These manuscripts have recently become available because William Klassen, the historian, took what most supposed to be a fictional piece by Jorge Luis Borges as history. His ingenious reading and Klassen's own fictional version of Judas’ suicide note led others, under the leadership of Dan Brown and Rupert Wainwright, to reexamine and publish the collected theological writings of Nils Runeberg. These manuscripts, reprinted here by permission of the De Quincey Foundation, are the most interesting part of that collection. Many paleographers date them to the first century CE. Accordingly, many, notably James Robinson and Burton Mack, claim that they cast new light on the diverse history of early Christianity. By contrast, Norman Jewison and Hyam Maccoby (The Gospel According to Judas), deny their authenticity claiming that they are ‘yet another blatant anti-Semitic attempt to propagate Christian mythology’.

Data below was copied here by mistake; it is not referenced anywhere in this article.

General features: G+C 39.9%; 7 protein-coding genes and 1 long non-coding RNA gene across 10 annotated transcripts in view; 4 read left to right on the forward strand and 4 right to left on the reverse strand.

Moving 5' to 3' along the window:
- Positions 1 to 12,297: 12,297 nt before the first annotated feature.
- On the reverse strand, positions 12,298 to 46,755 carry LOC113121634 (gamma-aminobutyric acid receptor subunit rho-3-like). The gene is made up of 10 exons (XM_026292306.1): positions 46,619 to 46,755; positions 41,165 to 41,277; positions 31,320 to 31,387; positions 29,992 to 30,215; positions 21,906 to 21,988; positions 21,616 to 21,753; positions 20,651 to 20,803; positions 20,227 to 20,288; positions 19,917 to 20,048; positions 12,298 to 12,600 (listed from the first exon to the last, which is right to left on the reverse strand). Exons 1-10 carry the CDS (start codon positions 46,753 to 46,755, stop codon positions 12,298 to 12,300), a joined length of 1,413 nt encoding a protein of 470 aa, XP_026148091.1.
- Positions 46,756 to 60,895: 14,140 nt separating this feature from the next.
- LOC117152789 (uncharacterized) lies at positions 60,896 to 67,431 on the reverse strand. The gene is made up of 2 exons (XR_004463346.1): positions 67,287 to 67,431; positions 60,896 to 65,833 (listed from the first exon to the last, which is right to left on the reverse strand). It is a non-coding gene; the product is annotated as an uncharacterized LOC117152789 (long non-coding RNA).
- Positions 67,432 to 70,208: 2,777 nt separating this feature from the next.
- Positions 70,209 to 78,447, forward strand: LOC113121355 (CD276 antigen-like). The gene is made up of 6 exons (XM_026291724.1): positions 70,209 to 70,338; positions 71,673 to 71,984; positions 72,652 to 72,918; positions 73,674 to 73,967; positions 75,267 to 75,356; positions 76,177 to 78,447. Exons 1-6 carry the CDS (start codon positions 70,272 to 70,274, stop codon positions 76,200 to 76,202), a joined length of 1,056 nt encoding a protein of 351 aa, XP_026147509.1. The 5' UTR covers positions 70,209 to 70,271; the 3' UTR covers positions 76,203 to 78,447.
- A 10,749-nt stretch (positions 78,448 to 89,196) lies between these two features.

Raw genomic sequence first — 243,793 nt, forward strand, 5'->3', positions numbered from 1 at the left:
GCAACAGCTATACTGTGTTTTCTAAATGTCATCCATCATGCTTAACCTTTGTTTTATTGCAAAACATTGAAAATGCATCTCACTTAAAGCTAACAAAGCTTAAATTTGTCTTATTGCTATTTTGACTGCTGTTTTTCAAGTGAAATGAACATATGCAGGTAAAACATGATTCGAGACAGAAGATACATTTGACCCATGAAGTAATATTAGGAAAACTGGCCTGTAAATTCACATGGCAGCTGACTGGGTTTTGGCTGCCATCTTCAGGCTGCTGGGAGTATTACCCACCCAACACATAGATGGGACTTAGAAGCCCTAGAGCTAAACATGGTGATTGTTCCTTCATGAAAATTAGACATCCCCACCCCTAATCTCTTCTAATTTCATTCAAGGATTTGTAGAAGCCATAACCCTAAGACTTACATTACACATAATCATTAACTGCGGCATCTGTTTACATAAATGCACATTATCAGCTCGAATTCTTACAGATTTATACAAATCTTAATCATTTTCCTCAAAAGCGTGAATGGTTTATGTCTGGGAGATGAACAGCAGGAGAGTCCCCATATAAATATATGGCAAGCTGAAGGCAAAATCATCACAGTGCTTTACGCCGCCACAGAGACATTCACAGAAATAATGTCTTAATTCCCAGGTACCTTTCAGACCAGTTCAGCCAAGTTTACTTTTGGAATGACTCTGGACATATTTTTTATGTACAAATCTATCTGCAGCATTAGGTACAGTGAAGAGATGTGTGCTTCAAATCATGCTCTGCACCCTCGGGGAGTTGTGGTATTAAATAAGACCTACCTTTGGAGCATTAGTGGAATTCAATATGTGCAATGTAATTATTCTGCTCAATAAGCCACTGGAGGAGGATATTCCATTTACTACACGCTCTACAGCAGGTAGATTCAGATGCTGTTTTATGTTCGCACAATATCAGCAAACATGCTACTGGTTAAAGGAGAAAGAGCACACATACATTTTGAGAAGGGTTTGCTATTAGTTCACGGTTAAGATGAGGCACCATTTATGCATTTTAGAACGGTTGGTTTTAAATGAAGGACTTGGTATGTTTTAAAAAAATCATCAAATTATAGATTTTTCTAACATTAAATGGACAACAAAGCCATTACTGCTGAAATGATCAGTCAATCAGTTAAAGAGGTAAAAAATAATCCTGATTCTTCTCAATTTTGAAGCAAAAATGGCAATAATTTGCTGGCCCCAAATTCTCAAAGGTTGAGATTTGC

It is significant that Judas never refers to the famous ‘thirty pieces of silver’. Is this omission Judas' attempt to avoid shame? Or, did the Gospels, as many scholars have long contended, manufacture that particular calumny on the basis of obscure Hebrew prophecies? If Judas did take money from the authorities, others could attribute this to greed. But, could Judas have taken money in order to replenish the treasury depleted by Jesus' Jerusalem extravagances? Everyone agrees that Jesus was a wastrel taking no thought for the morrow. If Judas took money to garner support for the continued ministry, he certainly did not intend Jesus' arrest and death. What, then, did he expect?